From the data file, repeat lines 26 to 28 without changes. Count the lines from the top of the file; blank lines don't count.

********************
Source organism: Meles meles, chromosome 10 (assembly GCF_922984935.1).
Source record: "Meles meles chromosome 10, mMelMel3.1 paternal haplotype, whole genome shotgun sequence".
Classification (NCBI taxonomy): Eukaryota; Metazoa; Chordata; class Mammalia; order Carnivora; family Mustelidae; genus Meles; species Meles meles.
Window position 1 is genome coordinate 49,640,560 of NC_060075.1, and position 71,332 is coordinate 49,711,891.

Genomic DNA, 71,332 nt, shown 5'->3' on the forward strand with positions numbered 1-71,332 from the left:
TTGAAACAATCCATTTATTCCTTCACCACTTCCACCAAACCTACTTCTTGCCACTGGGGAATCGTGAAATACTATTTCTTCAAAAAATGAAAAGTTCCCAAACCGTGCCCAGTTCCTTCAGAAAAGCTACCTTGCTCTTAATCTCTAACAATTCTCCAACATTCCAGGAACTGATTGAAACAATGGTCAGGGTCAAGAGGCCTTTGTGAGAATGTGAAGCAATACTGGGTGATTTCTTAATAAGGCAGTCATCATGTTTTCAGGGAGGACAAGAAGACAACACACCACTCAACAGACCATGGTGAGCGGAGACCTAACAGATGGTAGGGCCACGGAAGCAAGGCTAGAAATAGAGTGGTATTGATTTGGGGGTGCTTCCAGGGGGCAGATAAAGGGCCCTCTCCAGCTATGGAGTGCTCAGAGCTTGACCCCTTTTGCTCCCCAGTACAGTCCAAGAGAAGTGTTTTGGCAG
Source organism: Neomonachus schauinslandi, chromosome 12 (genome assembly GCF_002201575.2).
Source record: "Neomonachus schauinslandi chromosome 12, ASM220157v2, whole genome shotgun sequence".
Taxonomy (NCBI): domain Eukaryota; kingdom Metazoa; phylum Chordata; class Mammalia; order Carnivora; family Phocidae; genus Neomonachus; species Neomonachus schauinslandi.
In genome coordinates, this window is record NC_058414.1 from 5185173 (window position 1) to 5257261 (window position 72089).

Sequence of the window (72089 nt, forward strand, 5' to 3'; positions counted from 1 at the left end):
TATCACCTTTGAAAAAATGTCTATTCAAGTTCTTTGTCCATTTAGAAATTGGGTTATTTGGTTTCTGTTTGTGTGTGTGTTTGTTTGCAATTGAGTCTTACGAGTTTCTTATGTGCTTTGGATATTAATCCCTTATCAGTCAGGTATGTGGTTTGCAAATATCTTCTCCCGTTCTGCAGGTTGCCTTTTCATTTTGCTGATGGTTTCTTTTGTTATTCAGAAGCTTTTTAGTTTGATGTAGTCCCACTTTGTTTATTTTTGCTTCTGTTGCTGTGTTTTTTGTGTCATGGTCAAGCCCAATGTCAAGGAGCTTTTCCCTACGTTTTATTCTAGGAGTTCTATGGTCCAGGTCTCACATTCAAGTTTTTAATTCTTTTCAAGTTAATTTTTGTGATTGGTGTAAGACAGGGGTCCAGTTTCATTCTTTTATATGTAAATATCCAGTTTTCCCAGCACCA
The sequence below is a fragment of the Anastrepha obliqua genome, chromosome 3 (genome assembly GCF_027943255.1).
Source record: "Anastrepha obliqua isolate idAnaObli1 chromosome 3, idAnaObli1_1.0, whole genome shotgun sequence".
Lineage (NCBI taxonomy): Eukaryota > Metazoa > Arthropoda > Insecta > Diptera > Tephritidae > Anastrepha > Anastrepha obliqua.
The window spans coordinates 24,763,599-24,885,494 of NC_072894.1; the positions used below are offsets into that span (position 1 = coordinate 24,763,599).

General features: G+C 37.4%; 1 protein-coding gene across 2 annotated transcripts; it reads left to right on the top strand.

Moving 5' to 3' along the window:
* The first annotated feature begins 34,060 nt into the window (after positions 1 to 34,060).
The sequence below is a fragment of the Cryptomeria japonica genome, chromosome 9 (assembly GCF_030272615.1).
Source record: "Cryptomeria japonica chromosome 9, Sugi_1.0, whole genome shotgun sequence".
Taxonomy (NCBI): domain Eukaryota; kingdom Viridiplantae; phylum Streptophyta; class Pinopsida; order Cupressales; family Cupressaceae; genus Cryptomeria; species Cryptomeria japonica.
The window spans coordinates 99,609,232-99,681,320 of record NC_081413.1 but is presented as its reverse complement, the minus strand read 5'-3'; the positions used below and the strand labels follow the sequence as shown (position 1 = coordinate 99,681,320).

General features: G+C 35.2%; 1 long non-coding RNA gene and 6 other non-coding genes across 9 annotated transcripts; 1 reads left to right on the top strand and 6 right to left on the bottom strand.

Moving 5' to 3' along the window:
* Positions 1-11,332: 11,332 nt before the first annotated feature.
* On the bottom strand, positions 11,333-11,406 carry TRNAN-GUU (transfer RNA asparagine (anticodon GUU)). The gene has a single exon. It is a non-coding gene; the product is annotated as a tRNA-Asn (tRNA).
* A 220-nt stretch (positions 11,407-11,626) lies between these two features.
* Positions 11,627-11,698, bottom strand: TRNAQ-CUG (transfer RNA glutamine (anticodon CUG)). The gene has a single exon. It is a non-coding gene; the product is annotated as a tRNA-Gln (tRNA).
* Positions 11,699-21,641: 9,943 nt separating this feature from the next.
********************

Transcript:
* Positions 1-11,332: 11,332 nt before the first annotated feature.
* On the bottom strand, positions 11,333-11,406 carry TRNAN-GUU (transfer RNA asparagine (anticodon GUU)). The gene has a single exon. It is a non-coding gene; the product is annotated as a tRNA-Asn (tRNA).
* A 220-nt stretch (positions 11,407-11,626) lies between these two features.